We want to be united here. We want whatever we do to get as many votes as possible. And I fear that the present resolution -- it's being negotiated, there's still good -- there's good-faith negotiation going on -- is pretty far from that point right now.

Let me move to a second question in the time that I have, and probably the only other question that I'll be able to ask you.

You state at the end of your statement and you indicated in your formal statement that -- and let me find the exact quote -- "the U.S. will commit wholeheartedly to the reconstruction of Iraq as a democratic state within its territorial boundaries."

Now, if I can ask you the question this way. Scenario: We go in, with or without the U.N. I'm confident we won't go in alone, because you'll get some folks to go with us, even if it's not the U.N. Maybe a Kosovo model. I have great faith in -- (inaudible word). We take down Saddam Hussein. We begin the commitment, which is the U.S. commits wholeheartedly to the reconstruction of Iraq as a democratic state within its territorial boundaries. Whether or not we get others to help us, implicit is that for -- at least for a while, some U.S. presence will be required, hopefully in conjunction with others, and some financial assistance will be required, hopefully with others.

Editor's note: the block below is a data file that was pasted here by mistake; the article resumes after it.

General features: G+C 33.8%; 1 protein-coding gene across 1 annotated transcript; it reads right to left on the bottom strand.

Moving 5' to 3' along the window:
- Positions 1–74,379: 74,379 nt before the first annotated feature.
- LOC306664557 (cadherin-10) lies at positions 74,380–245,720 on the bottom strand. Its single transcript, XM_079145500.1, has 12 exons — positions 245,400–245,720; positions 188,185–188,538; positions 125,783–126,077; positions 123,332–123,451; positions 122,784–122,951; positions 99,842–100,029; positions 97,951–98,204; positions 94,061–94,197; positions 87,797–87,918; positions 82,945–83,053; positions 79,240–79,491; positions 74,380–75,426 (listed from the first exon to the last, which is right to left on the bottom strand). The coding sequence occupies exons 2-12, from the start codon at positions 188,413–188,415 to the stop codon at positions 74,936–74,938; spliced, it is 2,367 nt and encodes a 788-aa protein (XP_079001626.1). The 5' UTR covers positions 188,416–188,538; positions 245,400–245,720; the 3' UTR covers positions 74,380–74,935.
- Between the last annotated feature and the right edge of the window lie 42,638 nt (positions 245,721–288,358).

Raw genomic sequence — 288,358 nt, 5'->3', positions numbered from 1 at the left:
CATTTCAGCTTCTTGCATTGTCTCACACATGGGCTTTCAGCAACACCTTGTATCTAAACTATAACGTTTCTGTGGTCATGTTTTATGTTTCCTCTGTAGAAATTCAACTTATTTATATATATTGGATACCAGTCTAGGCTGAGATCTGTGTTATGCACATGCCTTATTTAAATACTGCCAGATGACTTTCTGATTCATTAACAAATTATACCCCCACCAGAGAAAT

When do you as secretary of State or the secretary of Defense in that circumstance feel confident to be able to say to the president not how long it will take, but at what point do we have to get before, consistent with this commitment, you're able to turn to the president and say, "Mr. President, we can now leave. We can now leave. We can now disengage." Is that at the point where there is a democratic government in place or is it at a point prior to that?

In other words, what is the endgame here? I'm not looking for an exit strategy in timing, but what is the endgame? Because with some in the State Department as it related to Afghanistan, there was at the outset a very different view of what our role in Afghanistan was going to be, more consistent with mine, which we were going to be even -- have a greater presence. The international security force was going to be expanded beyond Kabul. The president sat with me and you and others and talked about a mini-Marshall Plan. And we're a long way from there.